This editorial takes the FDA to task for releasing tainted food into the food supply and raises the alarm on milk protein concentrate. We’ll let the Houston Chronicle speak for themselves:
Unfortunately, some livestock could not be recalled since they were already on their way to your plate.
The Food and Drug Administration’s response? Not to worry, there is no scientific evidence that eating melamine is bad for humans, so no grocery recall is necessary.
Consumers have now unwittingly joined their pets as subjects in a massive food safety experiment.
This is hardly the first case of an illegal byproduct getting dumped into the U.S. food system with the tacit approval of the FDA.
Milk protein concentrate, which enters the United States as an industrial-grade ingredient to make adhesives and which has never been subject to consumer-safety testing or given Generally Regarded as Safe (GRAS) status by the FDA, is now found in hundreds of adulterated cheese products, candies, chips, nutritional drinks and other processed junk foods.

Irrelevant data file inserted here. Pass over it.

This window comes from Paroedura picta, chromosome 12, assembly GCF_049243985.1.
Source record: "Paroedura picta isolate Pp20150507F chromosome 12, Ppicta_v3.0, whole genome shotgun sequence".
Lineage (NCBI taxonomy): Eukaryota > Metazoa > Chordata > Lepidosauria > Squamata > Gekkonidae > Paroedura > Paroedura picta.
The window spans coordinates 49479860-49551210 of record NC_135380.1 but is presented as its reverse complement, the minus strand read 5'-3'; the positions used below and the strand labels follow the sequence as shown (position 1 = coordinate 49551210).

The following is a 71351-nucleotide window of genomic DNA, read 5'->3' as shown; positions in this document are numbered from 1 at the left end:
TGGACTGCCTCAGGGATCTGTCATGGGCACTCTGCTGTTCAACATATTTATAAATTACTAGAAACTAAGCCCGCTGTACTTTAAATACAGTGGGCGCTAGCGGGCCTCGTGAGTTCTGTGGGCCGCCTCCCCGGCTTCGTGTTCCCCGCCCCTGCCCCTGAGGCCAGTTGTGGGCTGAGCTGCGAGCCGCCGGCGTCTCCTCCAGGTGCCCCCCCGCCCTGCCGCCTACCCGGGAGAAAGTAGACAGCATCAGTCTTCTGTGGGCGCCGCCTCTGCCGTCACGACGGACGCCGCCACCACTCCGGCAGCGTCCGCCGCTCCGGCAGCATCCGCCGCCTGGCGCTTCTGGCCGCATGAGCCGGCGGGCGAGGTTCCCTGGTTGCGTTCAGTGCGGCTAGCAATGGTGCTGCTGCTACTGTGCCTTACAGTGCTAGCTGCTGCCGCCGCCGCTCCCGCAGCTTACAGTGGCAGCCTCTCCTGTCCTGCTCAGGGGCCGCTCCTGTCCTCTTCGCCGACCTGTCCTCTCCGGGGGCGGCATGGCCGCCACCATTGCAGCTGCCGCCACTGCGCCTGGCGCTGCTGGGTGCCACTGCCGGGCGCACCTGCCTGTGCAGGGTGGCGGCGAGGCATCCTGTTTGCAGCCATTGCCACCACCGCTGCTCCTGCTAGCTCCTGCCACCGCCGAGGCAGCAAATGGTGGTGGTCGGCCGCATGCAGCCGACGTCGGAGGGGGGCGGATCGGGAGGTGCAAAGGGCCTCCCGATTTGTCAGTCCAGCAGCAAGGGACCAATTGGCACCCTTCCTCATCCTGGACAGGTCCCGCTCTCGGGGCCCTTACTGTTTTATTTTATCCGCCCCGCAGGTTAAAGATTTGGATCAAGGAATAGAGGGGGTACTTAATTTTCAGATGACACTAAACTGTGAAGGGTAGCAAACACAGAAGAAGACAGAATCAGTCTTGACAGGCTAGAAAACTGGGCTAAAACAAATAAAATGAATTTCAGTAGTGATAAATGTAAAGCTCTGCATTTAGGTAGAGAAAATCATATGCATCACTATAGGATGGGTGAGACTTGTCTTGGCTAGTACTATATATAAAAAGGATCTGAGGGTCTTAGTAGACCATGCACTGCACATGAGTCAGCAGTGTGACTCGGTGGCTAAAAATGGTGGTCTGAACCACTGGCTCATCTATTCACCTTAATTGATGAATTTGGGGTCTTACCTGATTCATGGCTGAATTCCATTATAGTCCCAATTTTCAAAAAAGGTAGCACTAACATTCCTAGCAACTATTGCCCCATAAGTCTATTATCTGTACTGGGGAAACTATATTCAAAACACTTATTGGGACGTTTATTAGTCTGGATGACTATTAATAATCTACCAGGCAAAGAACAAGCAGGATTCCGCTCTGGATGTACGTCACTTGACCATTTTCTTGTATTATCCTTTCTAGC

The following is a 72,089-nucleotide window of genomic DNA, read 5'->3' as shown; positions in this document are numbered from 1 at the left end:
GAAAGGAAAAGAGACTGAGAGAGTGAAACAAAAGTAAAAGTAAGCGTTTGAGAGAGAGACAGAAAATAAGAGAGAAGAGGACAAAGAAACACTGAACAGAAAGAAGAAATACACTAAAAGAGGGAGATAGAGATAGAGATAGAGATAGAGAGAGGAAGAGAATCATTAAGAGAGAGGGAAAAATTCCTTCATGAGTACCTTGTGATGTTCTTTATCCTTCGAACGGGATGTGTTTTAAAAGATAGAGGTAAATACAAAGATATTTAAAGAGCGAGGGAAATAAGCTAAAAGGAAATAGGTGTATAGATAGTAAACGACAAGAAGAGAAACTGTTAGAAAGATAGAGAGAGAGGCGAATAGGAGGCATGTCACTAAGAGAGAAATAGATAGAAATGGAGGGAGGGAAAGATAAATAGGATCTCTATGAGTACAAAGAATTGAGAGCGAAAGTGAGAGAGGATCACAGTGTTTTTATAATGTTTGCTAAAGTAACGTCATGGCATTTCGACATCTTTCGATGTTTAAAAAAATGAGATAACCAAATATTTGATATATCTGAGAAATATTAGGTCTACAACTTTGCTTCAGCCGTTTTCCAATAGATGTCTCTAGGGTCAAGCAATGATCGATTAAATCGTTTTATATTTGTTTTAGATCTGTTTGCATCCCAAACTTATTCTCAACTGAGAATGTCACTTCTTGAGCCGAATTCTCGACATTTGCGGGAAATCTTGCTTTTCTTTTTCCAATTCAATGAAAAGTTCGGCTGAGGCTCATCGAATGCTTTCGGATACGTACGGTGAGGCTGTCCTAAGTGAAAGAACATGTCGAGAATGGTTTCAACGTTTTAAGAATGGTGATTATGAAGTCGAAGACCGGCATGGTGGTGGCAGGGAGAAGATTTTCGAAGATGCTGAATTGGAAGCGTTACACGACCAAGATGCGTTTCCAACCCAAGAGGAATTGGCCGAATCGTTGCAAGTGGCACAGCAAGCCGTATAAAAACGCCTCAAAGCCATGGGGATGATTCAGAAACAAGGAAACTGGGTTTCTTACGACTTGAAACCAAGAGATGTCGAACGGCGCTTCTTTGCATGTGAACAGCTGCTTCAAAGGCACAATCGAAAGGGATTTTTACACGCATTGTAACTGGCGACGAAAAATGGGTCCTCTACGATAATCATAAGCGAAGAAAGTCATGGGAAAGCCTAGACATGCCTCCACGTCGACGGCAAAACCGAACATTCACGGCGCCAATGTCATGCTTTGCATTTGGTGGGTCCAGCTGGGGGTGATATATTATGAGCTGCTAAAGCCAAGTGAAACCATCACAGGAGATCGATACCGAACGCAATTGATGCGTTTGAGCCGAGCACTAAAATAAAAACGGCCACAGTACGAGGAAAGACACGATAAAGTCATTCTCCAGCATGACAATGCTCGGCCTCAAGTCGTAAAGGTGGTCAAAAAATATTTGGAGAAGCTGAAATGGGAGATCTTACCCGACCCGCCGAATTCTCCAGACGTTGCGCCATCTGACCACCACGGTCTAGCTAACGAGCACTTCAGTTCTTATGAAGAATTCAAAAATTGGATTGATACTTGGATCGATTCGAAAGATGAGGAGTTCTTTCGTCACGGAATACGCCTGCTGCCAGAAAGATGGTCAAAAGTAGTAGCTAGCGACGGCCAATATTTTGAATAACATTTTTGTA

For powerful corporations like Kraft, it is much more lucrative to import milk protein concentrate to make Velveeta, Mac n’ Cheese or Kraft Singles and hope pliant FDA officials turn a blind eye than to pay U.S. family dairy farmers a fair price for real domestic milk.